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News & Features » October 2017 » “White Cats” by Fortunato Salazar

“White Cats” by Fortunato Salazar

Mondays Are Murder features brand-new noir fiction modeled after our award-winning Noir Series. Each story is an original one, and each takes place in a distinct location. Our web model for the series has one more restraint: a 750-word limit. Sound like murder? It is. But so are Mondays.

This week, the real clock starts when the blood starts running.

White Cats
by Fortunato Salazar
Bremerton, Washington

Had I actually just dropped Leland? The red-winged blackbirds seemed to think so.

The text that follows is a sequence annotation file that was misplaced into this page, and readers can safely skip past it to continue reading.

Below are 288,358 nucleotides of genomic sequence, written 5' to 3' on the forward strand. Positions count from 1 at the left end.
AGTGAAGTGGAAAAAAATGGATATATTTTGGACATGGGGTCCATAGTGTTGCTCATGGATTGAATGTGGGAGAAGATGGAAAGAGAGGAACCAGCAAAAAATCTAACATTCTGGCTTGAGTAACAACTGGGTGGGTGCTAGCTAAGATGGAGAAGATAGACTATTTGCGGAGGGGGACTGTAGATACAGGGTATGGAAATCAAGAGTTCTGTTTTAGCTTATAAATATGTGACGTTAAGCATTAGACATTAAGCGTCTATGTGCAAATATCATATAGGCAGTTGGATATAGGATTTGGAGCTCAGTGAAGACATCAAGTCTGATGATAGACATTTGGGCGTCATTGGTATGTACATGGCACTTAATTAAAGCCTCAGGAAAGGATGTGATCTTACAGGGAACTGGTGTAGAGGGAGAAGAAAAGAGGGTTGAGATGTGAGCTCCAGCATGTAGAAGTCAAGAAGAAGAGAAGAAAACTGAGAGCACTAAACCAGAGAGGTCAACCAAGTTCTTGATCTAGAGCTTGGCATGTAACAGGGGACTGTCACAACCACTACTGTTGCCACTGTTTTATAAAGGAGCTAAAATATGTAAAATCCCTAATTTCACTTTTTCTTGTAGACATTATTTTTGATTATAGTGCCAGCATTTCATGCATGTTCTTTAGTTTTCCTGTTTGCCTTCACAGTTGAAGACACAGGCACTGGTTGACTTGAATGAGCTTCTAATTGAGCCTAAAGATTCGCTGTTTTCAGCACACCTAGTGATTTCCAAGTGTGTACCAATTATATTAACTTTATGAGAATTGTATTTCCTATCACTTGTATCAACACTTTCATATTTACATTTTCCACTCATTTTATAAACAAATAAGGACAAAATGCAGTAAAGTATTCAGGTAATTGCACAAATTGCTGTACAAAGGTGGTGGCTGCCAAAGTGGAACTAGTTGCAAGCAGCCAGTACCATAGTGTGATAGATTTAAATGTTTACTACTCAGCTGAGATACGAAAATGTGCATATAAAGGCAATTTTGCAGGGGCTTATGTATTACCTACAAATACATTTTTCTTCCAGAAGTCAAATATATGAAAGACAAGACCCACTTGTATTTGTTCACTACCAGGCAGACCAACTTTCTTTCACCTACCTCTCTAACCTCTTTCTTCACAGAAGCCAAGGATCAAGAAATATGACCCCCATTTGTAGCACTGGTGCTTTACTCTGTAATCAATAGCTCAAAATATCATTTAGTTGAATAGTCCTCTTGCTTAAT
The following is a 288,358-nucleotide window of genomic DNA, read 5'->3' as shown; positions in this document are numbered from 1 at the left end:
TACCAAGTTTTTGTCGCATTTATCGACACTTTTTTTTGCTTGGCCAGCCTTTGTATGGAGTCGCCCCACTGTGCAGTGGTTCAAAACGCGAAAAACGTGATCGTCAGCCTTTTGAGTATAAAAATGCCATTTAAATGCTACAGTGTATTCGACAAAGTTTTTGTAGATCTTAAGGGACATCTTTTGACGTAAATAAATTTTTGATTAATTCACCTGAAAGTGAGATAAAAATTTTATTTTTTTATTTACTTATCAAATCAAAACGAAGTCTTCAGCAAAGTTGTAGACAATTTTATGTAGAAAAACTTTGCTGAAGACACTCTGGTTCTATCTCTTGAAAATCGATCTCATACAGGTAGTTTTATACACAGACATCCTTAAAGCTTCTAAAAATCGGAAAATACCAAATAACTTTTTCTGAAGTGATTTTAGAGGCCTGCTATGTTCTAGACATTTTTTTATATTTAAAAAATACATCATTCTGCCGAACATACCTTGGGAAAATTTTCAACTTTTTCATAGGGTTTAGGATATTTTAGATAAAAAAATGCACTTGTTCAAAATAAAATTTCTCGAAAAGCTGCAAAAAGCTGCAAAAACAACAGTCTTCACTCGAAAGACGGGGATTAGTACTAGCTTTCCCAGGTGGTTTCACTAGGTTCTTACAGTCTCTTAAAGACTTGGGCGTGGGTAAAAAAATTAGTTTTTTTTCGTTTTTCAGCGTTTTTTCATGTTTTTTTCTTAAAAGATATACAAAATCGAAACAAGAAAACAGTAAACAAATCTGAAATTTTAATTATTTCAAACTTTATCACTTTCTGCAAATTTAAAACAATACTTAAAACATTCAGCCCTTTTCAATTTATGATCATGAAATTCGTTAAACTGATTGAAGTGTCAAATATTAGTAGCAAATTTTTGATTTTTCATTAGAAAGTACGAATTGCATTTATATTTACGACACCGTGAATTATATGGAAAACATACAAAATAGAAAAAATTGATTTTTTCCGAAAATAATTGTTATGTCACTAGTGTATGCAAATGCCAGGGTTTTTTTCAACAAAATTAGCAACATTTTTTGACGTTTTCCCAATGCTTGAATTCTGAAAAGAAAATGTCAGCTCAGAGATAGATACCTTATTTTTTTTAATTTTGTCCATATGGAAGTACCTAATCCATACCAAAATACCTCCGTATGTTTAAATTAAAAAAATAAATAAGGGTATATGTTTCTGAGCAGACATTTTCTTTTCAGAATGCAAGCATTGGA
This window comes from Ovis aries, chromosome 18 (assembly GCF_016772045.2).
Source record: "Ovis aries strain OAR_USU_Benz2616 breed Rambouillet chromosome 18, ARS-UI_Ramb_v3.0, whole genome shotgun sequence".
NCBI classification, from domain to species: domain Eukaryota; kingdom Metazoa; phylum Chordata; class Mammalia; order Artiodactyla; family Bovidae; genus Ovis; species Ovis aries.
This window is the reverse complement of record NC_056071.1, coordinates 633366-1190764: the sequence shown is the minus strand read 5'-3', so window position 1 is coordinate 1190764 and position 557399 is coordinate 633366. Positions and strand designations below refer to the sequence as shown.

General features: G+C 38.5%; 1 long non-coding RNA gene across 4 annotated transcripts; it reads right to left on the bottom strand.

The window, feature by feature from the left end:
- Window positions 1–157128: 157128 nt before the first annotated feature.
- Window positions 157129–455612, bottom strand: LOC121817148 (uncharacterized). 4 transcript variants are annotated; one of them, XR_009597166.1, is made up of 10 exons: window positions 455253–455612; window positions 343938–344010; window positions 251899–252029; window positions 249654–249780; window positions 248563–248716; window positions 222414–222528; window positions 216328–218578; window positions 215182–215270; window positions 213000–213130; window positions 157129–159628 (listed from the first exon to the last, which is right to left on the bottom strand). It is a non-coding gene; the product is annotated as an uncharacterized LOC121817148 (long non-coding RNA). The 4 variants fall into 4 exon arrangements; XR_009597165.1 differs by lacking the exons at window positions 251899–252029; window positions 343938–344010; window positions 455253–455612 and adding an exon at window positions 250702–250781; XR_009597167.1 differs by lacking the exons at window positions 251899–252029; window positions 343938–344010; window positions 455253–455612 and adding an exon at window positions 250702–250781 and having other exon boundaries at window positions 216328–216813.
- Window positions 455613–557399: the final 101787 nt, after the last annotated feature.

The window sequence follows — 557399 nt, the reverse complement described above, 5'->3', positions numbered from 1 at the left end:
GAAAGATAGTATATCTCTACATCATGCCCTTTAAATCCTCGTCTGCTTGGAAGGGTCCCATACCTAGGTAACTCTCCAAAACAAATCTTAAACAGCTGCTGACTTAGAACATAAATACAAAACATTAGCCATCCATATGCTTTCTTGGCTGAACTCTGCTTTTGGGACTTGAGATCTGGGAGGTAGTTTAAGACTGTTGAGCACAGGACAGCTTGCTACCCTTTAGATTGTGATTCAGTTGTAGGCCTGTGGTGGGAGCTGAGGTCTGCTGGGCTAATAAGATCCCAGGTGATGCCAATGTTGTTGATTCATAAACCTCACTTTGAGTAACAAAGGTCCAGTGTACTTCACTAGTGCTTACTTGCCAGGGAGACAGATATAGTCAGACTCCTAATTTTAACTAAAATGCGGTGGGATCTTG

Maybe I’d only dozed off while stowing my 12 gauge in Leland’s pickup after a night of target practice, after a long day of tracking blackbirds, transcribing their patter.

Cashed my paycheck at the CVS, then hijacked Leland on his way to poker night.

We stumbled down the hill and aimed through fog at what we guessed was pond.

Soon the sun would rise and the fog would lift and I could strip out of my yellow coveralls. I would need to phone in and make some excuse without sounding uncertain.

Meanwhile Leland was bleeding out on the hill he owned. Poor Leland who’d survived fabricating early spheromaks when all around him apprentices were gaping through safety windows at the sheet lightning. Survived breaking down the shipyard, night forays into coves to excavate the capsuled prototypes. He’d survived the trauma of reliving, again and again, the sight of Sasha noisily eviscerating Antonella or Catalina. He hadn’t been able to save Sasha though he’d made a dozen white cats pay. He thought he’d survived renting to a tenant when his better judgment told him not that tenant.